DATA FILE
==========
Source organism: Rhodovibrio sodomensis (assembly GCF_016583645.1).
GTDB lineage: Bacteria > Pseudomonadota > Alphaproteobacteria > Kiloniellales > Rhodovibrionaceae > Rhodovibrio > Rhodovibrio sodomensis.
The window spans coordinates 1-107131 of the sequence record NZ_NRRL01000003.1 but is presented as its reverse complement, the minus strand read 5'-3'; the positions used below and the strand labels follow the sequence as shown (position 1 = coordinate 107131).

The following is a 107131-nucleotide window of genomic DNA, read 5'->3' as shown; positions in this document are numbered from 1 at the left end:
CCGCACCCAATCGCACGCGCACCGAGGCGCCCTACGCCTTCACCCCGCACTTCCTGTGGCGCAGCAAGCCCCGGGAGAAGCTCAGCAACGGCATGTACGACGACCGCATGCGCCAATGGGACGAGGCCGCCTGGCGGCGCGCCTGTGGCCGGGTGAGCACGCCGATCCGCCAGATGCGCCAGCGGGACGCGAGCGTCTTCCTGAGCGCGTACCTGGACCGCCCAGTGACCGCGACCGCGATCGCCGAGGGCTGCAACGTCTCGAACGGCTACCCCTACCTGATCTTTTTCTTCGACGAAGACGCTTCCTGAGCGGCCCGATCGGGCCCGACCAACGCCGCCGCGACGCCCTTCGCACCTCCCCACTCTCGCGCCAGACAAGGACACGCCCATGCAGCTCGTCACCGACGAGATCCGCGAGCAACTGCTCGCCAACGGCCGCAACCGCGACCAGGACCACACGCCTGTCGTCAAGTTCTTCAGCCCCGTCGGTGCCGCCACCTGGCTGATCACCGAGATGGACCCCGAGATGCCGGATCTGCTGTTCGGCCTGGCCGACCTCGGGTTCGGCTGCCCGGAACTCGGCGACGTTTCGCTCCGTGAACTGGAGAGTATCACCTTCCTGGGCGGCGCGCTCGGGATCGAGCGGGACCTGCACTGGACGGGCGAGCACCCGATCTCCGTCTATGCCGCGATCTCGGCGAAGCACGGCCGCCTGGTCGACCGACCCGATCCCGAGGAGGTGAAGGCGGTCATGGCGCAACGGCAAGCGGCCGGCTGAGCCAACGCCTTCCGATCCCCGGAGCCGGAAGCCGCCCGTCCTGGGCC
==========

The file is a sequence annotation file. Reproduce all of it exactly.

Source organism: Rhodovibrio sodomensis (assembly GCF_016583645.1).
GTDB lineage: Bacteria > Pseudomonadota > Alphaproteobacteria > Kiloniellales > Rhodovibrionaceae > Rhodovibrio > Rhodovibrio sodomensis.
The window spans coordinates 1-107131 of the sequence record NZ_NRRL01000003.1 but is presented as its reverse complement, the minus strand read 5'-3'; the positions used below and the strand labels follow the sequence as shown (position 1 = coordinate 107131).

The following is a 107131-nucleotide window of genomic DNA, read 5'->3' as shown; positions in this document are numbered from 1 at the left end:
CCGCACCCAATCGCACGCGCACCGAGGCGCCCTACGCCTTCACCCCGCACTTCCTGTGGCGCAGCAAGCCCCGGGAGAAGCTCAGCAACGGCATGTACGACGACCGCATGCGCCAATGGGACGAGGCCGCCTGGCGGCGCGCCTGTGGCCGGGTGAGCACGCCGATCCGCCAGATGCGCCAGCGGGACGCGAGCGTCTTCCTGAGCGCGTACCTGGACCGCCCAGTGACCGCGACCGCGATCGCCGAGGGCTGCAACGTCTCGAACGGCTACCCCTACCTGATCTTTTTCTTCGACGAAGACGCTTCCTGAGCGGCCCGATCGGGCCCGACCAACGCCGCCGCGACGCCCTTCGCACCTCCCCACTCTCGCGCCAGACAAGGACACGCCCATGCAGCTCGTCACCGACGAGATCCGCGAGCAACTGCTCGCCAACGGCCGCAACCGCGACCAGGACCACACGCCTGTCGTCAAGTTCTTCAGCCCCGTCGGTGCCGCCACCTGGCTGATCACCGAGATGGACCCCGAGATGCCGGATCTGCTGTTCGGCCTGGCCGACCTCGGGTTCGGCTGCCCGGAACTCGGCGACGTTTCGCTCCGTGAACTGGAGAGTATCACCTTCCTGGGCGGCGCGCTCGGGATCGAGCGGGACCTGCACTGGACGGGCGAGCACCCGATCTCCGTCTATGCCGCGATCTCGGCGAAGCACGGCCGCCTGGTCGACCGACCCGATCCCGAGGAGGTGAAGGCGGTCATGGCGCAACGGCAAGCGGCCGGCTGAGCCAACGCCTTCCGATCCCCGGAGCCGGAAGCCGCCCGTCCTGGGCC